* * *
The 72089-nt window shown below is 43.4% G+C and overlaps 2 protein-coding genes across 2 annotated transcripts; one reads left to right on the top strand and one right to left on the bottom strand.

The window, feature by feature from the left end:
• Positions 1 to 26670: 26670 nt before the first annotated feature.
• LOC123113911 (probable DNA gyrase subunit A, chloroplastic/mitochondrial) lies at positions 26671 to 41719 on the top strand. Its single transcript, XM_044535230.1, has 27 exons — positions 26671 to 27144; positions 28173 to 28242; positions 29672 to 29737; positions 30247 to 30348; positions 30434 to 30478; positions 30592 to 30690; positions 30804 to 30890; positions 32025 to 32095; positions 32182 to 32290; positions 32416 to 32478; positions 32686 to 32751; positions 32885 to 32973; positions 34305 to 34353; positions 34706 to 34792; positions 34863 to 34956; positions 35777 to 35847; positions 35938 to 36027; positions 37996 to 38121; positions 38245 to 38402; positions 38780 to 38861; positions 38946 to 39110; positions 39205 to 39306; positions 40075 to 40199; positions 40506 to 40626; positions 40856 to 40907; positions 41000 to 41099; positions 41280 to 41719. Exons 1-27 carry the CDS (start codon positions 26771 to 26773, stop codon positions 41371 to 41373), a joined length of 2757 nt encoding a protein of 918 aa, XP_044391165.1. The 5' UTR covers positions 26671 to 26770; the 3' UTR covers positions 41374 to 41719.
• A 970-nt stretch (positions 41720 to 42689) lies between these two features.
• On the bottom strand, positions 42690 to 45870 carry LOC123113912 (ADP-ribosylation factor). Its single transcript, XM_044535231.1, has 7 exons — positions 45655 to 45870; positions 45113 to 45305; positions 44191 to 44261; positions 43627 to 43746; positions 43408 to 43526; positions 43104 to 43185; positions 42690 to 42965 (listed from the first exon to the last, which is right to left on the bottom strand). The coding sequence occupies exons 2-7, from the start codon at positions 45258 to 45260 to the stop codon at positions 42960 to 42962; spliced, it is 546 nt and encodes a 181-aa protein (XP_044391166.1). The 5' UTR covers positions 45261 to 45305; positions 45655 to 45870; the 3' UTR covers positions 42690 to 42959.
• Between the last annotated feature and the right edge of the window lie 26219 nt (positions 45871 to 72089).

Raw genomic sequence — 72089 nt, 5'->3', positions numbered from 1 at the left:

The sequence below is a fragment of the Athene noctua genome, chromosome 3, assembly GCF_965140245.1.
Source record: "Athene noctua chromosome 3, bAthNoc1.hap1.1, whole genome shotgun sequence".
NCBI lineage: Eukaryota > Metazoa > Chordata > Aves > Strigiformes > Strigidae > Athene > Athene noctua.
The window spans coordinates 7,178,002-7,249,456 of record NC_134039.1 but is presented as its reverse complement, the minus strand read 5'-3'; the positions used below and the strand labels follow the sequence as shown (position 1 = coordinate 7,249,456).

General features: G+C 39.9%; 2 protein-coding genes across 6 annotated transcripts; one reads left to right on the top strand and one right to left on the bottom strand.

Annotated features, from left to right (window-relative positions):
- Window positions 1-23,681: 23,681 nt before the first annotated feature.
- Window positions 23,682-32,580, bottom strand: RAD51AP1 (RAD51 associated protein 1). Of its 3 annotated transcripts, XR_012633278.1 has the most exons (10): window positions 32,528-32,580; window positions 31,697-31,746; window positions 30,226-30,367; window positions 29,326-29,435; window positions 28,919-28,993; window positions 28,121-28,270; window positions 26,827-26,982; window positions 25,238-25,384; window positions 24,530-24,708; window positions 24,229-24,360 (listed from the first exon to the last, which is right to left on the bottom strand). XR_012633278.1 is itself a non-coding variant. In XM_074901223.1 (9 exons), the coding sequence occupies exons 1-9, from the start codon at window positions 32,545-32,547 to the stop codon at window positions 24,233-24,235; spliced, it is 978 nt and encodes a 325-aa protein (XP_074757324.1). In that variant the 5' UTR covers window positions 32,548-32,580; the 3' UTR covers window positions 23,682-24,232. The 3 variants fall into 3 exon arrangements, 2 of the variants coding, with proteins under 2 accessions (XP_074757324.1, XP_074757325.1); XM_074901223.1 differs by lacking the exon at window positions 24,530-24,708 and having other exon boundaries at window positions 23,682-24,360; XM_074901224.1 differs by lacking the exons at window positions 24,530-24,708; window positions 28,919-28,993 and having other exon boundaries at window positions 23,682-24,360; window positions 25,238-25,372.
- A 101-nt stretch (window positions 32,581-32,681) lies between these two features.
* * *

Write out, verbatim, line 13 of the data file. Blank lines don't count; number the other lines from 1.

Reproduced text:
General features: G+C 39.9%; 2 protein-coding genes across 6 annotated transcripts; one reads left to right on the top strand and one right to left on the bottom strand.